by the door, as masters of the ceremonies. They came in,
shaking the snow from their queer attempts at costume,
consisting of helmets, in shape very like fool's-caps, of dif-
ferent-colored paper, and scraps of ribbon and colored cloth
or cotton sewn on to their smock-frocks. They marched
round after one another, repeating their introductory verses
in a queer nasal singsong, and then fell to single combat
witli their wooden swords, which soon resulted in the dis-
comfiture of St. George. His adversary, being of a noble
temper, now calls for the doctor.

" Doctor, doctor, plaay thy part ;
St. Gaarge be wounded to the heart :
Doctor, doctor, come and see ;
St. Gaarge be wounded in the knee."

The ridiculous figure called the doctor answers the ap-
peal, entering with

" Here euros I, a ten pound doctor;

Ten pound is my fee ;
But, sence thee bist a vriend o' mine,
I '11 tek but vive vrom thee."

And so it goes on, with much more ridiculous doggerel, but
of absorbing interest to little Maggie, and all the younger
portion of the audience.

' Well, what were you playing at when we came in ? "
said Willie, as the mummers went off, after getting the ac-
customed gratuity.

" Forfeits," said Mabel. " Will you play ? Our fagot is
nearly out, so you won't have much of it."


" Hullo ? look, here 's a robin ; what fun ! " said Dick
shying his cap at one of the robins, who, from his perch on
the rack, was contemplating the doings of mankind, with his
head on one side, and thinking probably what fools they
must be, to be carrying on their unmeaning games, instead
of sleeping and letting him sleep.

Dick had three or four shots with his cap at the birds,
before Mabel, backed by Willie, to whom she appealed,
could make him leave them alone. Then they took to for-
feits again ; and Dick, who was absolute lord of misrule in
the place, soon made it too uproarious. Whenever it came
to his turn to declare a forfeit (and he constantly managed
that it should do so, by making horrible faces, and otherwise
interrupting the one whose turn it was to repeat), he played
some half-malicious prank. At last, having caught up the
dairy-maid, he declared her forfeit " clenching hands."
This operation is performed by the caller and payer of the
forfeit standing up, and joining their hands with the fingers
laced, when the gentleman, by extending his arms, brings
the lady's face close up to his own, and kisses her. In the
present case, the dairy-maid, being full as strong as Master
Dick, kept him nearly at arms' length; but the attempt
annoyed Mabel, who put a stop to the game. Whereupon
Dick took himself off till supper-time, declaring them slow.

They were getting rather tired, and the embers of the
fagot were all red-hot and nearly consumed ; so they made
a circle round, and the maids brought some logs and put
them on.

" Now, Aunt Nelly, you must sing us a song."

" O yes, the one about the sisters, and the cherry with-
out a stone, please," said Bobby.

" Very well. Mabel, you will take the questions. And,
mind, you must all sing the chorus."

** I had four sisters lived over the sea,
Parra marra dictum domine;


They each sent a Christmas present to me,
Partum qnartum paradise templum,

Parra marra dictum doraine.
The first sent a cherry without a stone,

Parra marra dictum domine;
The second sent a bird without a bone,

Partum quartum paradise templum, &c.
The third sent a blanket without a thread,

Parra marra dictum domine:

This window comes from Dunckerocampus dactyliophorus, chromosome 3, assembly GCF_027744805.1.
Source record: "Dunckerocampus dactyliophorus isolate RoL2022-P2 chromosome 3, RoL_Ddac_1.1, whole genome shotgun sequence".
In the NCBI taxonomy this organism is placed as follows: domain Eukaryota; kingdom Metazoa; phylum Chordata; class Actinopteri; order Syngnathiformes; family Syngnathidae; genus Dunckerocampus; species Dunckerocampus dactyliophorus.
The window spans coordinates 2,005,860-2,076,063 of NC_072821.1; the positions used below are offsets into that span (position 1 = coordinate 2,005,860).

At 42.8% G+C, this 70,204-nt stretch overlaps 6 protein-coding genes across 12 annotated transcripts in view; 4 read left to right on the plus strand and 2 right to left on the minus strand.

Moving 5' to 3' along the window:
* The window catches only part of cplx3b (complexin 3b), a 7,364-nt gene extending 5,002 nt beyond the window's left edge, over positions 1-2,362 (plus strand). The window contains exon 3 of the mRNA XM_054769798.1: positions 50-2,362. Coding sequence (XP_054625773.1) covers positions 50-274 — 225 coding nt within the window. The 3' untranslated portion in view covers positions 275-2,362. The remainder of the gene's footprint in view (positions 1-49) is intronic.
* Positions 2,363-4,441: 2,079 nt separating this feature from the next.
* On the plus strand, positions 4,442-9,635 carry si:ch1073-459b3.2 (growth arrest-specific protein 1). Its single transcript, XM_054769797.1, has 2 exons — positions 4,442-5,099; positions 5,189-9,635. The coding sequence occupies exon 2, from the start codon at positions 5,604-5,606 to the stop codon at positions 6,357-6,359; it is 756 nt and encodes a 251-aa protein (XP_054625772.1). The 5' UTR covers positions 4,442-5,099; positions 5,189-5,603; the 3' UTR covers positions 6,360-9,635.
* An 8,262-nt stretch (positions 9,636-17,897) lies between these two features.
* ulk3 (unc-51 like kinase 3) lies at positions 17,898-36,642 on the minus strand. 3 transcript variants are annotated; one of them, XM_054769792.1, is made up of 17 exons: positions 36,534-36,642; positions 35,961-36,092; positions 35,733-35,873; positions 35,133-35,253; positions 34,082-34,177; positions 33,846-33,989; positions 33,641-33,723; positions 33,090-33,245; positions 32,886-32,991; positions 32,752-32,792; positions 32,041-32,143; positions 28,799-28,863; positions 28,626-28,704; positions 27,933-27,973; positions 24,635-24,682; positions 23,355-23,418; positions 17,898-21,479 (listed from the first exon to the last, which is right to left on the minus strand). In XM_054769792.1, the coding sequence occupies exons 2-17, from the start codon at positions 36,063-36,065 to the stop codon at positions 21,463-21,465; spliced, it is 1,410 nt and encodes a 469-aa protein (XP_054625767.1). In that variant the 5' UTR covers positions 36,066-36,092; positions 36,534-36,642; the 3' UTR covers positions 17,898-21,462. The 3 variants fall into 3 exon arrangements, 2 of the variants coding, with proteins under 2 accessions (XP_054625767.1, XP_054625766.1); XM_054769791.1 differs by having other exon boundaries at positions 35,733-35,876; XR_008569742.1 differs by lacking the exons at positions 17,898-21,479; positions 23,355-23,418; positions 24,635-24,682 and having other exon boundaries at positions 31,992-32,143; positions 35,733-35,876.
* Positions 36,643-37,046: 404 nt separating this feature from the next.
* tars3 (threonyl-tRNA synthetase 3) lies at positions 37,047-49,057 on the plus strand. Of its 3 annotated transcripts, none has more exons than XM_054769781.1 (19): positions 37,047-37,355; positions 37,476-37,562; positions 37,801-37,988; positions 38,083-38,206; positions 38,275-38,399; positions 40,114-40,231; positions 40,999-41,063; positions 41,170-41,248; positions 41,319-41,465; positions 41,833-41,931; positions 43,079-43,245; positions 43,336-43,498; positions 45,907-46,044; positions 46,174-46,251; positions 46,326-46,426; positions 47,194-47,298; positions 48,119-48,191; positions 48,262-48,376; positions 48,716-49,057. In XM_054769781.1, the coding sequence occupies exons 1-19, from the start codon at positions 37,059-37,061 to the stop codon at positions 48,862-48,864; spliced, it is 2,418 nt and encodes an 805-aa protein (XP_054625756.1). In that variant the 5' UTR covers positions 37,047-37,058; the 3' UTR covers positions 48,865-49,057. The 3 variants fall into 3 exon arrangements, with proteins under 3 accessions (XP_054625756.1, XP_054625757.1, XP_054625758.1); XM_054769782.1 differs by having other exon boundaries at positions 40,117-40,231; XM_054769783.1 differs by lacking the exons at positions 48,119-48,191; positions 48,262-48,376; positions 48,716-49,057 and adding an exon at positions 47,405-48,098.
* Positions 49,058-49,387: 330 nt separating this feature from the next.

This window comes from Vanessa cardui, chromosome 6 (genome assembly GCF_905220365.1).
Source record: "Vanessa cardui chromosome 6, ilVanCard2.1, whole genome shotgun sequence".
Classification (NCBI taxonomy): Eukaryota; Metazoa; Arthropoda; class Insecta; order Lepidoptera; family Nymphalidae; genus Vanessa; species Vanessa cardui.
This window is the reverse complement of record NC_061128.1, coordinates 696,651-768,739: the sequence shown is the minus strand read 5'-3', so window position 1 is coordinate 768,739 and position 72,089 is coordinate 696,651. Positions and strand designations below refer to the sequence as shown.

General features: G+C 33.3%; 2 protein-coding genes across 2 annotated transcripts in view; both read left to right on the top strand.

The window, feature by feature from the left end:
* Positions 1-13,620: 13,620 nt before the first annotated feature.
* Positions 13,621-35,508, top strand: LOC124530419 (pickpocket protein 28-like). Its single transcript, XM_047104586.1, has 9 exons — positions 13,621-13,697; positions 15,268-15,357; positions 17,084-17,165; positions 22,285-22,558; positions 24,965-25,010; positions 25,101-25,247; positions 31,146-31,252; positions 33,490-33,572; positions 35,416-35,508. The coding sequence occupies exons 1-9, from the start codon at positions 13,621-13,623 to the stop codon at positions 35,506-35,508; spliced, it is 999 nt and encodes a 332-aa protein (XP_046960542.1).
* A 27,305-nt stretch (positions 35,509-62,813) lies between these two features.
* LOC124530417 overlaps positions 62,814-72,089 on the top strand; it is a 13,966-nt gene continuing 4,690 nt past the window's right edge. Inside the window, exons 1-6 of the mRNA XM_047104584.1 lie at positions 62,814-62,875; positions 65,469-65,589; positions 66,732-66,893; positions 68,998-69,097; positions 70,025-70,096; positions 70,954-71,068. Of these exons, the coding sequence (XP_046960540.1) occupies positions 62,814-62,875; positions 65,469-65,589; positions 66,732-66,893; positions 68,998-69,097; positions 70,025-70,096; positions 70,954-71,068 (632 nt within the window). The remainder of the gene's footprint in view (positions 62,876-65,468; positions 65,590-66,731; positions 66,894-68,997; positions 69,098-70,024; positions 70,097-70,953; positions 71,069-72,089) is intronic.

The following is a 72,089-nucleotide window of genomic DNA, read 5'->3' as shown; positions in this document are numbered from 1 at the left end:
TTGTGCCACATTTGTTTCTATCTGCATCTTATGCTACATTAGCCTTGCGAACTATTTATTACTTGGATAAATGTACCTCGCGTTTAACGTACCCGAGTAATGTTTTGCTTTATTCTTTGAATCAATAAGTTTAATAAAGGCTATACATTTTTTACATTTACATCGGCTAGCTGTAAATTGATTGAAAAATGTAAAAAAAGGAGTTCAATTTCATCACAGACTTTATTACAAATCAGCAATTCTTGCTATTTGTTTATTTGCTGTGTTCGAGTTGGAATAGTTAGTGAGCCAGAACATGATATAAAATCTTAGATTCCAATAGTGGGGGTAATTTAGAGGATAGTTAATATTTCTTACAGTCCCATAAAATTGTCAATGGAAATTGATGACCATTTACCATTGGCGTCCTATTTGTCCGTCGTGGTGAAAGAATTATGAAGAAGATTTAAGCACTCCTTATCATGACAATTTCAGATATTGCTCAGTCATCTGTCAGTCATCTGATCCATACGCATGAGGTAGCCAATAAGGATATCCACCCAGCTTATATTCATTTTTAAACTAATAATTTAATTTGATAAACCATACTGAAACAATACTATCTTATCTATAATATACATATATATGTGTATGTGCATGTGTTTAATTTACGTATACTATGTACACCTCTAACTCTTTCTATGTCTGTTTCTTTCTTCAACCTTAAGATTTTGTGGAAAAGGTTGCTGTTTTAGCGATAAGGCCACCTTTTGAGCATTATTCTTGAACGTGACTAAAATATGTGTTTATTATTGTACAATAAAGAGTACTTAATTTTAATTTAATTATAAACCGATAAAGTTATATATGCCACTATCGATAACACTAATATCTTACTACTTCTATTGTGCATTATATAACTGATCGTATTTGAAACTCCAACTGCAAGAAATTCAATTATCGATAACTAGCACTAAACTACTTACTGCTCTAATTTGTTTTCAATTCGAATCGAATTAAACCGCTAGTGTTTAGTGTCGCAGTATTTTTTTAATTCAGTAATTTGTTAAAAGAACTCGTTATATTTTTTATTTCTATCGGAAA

The fourth sent a book no man could read,
Partum quartum paradise templum, &c.
How could it be a cherry without a stone?

Parra marra dictum domine;
How could it be a bird without a bone?

Partum quartum paradise templum, &c.
How could it be a blanket without a thread?

Parra marra dictum domine ;
How could it be a book no man could read ?

Partum quartum paradise templum, &c.
When the cherry 's in the bud it has no stone,

Parra marra dictum domiue ;
When the bird 's in the egg it has no bone,
Partum quartum paradise templum, &c.
When the blanket 's in the fleece it has no thread,

Parra marra dictum domine ;
When the book 's in the press no man can read,
Partum quartum paradise templum,
Parra marra dictum domine."

The song and chorus delighted the children; and then
Mabel was called on for her story, which would, no doubt,
fascinate readers as much as it did her audience round the
remains of the ashen fagot, were there space to give it.
And now it was getting near eight o'clock, the chimes were
ringing out, and it was time to prepare the kitchen for the
supper of the grown-up folk. Nelly and her charge with-
drew through the house, and the other children dispersed.
Mabel remained to give an eye to the supper arrangements.
Presently Bobby and Maggie, who had not yet been carried
off, ran up and pulled her gown.

" O Mabel, come and look, do come and look ! "

What is it, Bobby ? "


" O, two great hairy faces, like the giants in our picture
book ! "

Where ? What do you mean, Bobby ? "

" Here, at the window. They frightened Maggie so."

" O yes, that they did," said Maggie, holding on to her
sister's gown. " You ain't afraid, Mabel ?"

" No, dear ; come along." So s,he went to the window,
which looked out on the garden, and which she had opened
a few minutes before to freshen the room.

" Why, Bobby, you must have fancied it all."

" No, no ; did n't we see two great hairy faces, such big
ones, looking in ? "

"O yes, Mabel."

Mabel looked out carefully amongst the shrubs. The
moon and snow made it almost as light as day, except just
in the shadow of the house ; but she could see nothing.

"Well, Bobby, you see they've run away. They
could n't get through these bars at any rate ; so we 're quite
safe. Hark ! there are the school-children, singing a carol
at papa's window. Come along ; you can go and hear them,
and say good-night to papa." And so Mabel and the chil-
dren left the kitchen.


"Nearly caught, eh, Johnny?" whispered the elder of
our travellers, as the two drew themselves up in the shadow
of the house, behind a laurel. " Who was the pretty little